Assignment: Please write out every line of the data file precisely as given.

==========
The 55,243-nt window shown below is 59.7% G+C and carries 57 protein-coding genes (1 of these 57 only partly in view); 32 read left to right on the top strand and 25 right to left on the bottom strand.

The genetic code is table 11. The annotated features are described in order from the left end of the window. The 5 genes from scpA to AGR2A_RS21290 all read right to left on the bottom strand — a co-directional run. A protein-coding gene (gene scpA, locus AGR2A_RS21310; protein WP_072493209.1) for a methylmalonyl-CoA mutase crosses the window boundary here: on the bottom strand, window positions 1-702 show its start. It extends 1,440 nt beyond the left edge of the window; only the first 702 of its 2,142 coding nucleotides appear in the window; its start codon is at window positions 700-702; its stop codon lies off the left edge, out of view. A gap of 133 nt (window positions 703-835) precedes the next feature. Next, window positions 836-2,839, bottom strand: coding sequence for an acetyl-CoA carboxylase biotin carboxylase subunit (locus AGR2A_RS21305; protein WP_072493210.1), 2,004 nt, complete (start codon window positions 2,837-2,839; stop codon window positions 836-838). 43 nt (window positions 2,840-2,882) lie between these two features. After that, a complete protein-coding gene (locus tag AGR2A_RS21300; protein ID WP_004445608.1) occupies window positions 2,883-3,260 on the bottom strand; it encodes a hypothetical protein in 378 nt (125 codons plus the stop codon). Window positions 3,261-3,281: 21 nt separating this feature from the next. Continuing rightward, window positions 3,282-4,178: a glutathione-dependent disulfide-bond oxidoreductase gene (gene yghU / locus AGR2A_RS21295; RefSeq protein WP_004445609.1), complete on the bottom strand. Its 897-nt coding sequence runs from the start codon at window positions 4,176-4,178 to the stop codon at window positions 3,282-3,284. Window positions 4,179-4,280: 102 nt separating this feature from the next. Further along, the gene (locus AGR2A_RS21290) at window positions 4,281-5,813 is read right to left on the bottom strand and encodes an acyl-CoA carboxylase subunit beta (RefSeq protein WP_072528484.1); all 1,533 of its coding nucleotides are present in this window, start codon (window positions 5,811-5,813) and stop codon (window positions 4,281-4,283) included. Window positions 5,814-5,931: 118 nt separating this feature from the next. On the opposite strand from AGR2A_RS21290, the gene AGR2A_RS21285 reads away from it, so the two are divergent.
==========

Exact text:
The 55,243-nt window shown below is 59.7% G+C and carries 57 protein-coding genes (1 of these 57 only partly in view); 32 read left to right on the top strand and 25 right to left on the bottom strand.

The genetic code is table 11. The annotated features are described in order from the left end of the window. The 5 genes from scpA to AGR2A_RS21290 all read right to left on the bottom strand — a co-directional run. A protein-coding gene (gene scpA, locus AGR2A_RS21310; protein WP_072493209.1) for a methylmalonyl-CoA mutase crosses the window boundary here: on the bottom strand, window positions 1-702 show its start. It extends 1,440 nt beyond the left edge of the window; only the first 702 of its 2,142 coding nucleotides appear in the window; its start codon is at window positions 700-702; its stop codon lies off the left edge, out of view. A gap of 133 nt (window positions 703-835) precedes the next feature. Next, window positions 836-2,839, bottom strand: coding sequence for an acetyl-CoA carboxylase biotin carboxylase subunit (locus AGR2A_RS21305; protein WP_072493210.1), 2,004 nt, complete (start codon window positions 2,837-2,839; stop codon window positions 836-838). 43 nt (window positions 2,840-2,882) lie between these two features. After that, a complete protein-coding gene (locus tag AGR2A_RS21300; protein ID WP_004445608.1) occupies window positions 2,883-3,260 on the bottom strand; it encodes a hypothetical protein in 378 nt (125 codons plus the stop codon). Window positions 3,261-3,281: 21 nt separating this feature from the next. Continuing rightward, window positions 3,282-4,178: a glutathione-dependent disulfide-bond oxidoreductase gene (gene yghU / locus AGR2A_RS21295; RefSeq protein WP_004445609.1), complete on the bottom strand. Its 897-nt coding sequence runs from the start codon at window positions 4,176-4,178 to the stop codon at window positions 3,282-3,284. Window positions 4,179-4,280: 102 nt separating this feature from the next. Further along, the gene (locus AGR2A_RS21290) at window positions 4,281-5,813 is read right to left on the bottom strand and encodes an acyl-CoA carboxylase subunit beta (RefSeq protein WP_072528484.1); all 1,533 of its coding nucleotides are present in this window, start codon (window positions 5,811-5,813) and stop codon (window positions 4,281-4,283) included. Window positions 5,814-5,931: 118 nt separating this feature from the next. On the opposite strand from AGR2A_RS21290, the gene AGR2A_RS21285 reads away from it, so the two are divergent.